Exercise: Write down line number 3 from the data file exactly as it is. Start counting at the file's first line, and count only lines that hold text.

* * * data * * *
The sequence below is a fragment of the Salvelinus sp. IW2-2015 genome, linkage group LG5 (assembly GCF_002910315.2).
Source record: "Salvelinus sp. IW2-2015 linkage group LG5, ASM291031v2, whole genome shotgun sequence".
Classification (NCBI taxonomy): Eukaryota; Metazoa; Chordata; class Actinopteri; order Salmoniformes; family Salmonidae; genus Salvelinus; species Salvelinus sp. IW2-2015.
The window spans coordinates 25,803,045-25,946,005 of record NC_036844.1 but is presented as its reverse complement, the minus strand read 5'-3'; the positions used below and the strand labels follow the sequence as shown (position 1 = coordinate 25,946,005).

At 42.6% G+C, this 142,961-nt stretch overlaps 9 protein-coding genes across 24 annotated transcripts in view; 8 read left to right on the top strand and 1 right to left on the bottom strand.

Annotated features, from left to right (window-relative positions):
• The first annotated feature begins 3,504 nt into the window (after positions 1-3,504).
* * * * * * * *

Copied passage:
Classification (NCBI taxonomy): Eukaryota; Metazoa; Chordata; class Actinopteri; order Salmoniformes; family Salmonidae; genus Salvelinus; species Salvelinus sp. IW2-2015.